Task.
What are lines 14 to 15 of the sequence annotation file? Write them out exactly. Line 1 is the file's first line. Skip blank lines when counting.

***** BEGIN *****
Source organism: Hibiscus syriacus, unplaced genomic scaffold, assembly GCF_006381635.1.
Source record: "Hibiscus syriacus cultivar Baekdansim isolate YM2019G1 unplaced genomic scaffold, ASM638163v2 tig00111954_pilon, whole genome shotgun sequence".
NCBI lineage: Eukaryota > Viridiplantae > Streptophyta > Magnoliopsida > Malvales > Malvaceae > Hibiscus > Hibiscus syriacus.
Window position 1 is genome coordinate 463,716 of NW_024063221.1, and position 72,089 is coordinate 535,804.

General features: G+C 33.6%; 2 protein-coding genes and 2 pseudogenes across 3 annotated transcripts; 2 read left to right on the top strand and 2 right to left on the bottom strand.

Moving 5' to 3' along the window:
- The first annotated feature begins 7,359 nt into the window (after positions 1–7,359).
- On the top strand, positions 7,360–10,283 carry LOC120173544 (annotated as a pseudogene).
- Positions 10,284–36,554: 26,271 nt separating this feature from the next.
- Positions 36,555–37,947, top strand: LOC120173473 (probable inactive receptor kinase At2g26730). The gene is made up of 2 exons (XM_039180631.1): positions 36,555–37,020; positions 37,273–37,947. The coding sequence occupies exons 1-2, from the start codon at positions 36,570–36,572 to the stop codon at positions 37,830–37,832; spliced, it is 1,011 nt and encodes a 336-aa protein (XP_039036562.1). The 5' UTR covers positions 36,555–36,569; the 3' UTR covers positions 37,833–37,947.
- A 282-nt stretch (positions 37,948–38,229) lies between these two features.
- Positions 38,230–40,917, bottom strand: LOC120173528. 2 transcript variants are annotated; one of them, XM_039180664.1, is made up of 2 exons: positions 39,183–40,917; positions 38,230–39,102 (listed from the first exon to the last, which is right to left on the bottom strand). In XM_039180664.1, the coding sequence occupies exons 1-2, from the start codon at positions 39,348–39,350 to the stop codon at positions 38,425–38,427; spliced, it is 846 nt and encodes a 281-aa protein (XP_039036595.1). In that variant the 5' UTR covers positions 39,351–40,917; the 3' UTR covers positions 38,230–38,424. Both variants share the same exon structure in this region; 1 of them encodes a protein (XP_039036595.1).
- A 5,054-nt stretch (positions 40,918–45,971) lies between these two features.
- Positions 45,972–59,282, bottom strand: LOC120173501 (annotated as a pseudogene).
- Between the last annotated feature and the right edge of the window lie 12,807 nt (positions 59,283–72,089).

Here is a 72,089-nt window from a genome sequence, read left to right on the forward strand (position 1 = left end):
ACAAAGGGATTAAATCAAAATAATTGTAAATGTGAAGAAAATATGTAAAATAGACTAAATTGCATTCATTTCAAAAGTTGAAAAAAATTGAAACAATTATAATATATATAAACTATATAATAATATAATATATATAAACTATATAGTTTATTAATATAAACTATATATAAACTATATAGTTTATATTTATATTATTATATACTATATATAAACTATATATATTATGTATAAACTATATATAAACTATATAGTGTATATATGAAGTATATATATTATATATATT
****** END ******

- Positions 45,972–59,282, bottom strand: LOC120173501 (annotated as a pseudogene).
- Between the last annotated feature and the right edge of the window lie 12,807 nt (positions 59,283–72,089).